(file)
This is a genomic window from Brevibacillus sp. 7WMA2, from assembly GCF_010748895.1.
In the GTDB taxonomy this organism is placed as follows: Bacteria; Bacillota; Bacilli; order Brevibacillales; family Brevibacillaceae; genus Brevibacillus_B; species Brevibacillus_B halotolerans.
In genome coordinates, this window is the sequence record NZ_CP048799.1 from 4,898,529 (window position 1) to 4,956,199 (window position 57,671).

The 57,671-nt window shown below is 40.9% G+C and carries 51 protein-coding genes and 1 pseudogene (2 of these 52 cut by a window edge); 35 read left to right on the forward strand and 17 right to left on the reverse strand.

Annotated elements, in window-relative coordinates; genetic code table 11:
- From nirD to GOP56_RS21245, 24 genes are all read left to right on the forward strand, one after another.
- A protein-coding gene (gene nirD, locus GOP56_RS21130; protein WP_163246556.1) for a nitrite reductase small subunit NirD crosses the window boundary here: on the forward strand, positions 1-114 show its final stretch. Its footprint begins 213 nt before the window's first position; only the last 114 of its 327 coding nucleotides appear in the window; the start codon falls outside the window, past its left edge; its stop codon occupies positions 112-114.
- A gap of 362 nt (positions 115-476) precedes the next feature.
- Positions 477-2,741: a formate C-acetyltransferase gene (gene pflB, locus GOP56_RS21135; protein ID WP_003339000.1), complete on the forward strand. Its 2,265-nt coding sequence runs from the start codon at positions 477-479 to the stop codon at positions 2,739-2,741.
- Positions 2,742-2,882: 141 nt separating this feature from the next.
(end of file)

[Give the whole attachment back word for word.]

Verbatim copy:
This is a genomic window from Brevibacillus sp. 7WMA2, from assembly GCF_010748895.1.
In the GTDB taxonomy this organism is placed as follows: Bacteria; Bacillota; Bacilli; order Brevibacillales; family Brevibacillaceae; genus Brevibacillus_B; species Brevibacillus_B halotolerans.
In genome coordinates, this window is the sequence record NZ_CP048799.1 from 4,898,529 (window position 1) to 4,956,199 (window position 57,671).

The 57,671-nt window shown below is 40.9% G+C and carries 51 protein-coding genes and 1 pseudogene (2 of these 52 cut by a window edge); 35 read left to right on the forward strand and 17 right to left on the reverse strand.

Annotated elements, in window-relative coordinates; genetic code table 11:
- From nirD to GOP56_RS21245, 24 genes are all read left to right on the forward strand, one after another.
- A protein-coding gene (gene nirD, locus GOP56_RS21130; protein WP_163246556.1) for a nitrite reductase small subunit NirD crosses the window boundary here: on the forward strand, positions 1-114 show its final stretch. Its footprint begins 213 nt before the window's first position; only the last 114 of its 327 coding nucleotides appear in the window; the start codon falls outside the window, past its left edge; its stop codon occupies positions 112-114.
- A gap of 362 nt (positions 115-476) precedes the next feature.
- Positions 477-2,741: a formate C-acetyltransferase gene (gene pflB, locus GOP56_RS21135; protein ID WP_003339000.1), complete on the forward strand. Its 2,265-nt coding sequence runs from the start codon at positions 477-479 to the stop codon at positions 2,739-2,741.
- Positions 2,742-2,882: 141 nt separating this feature from the next.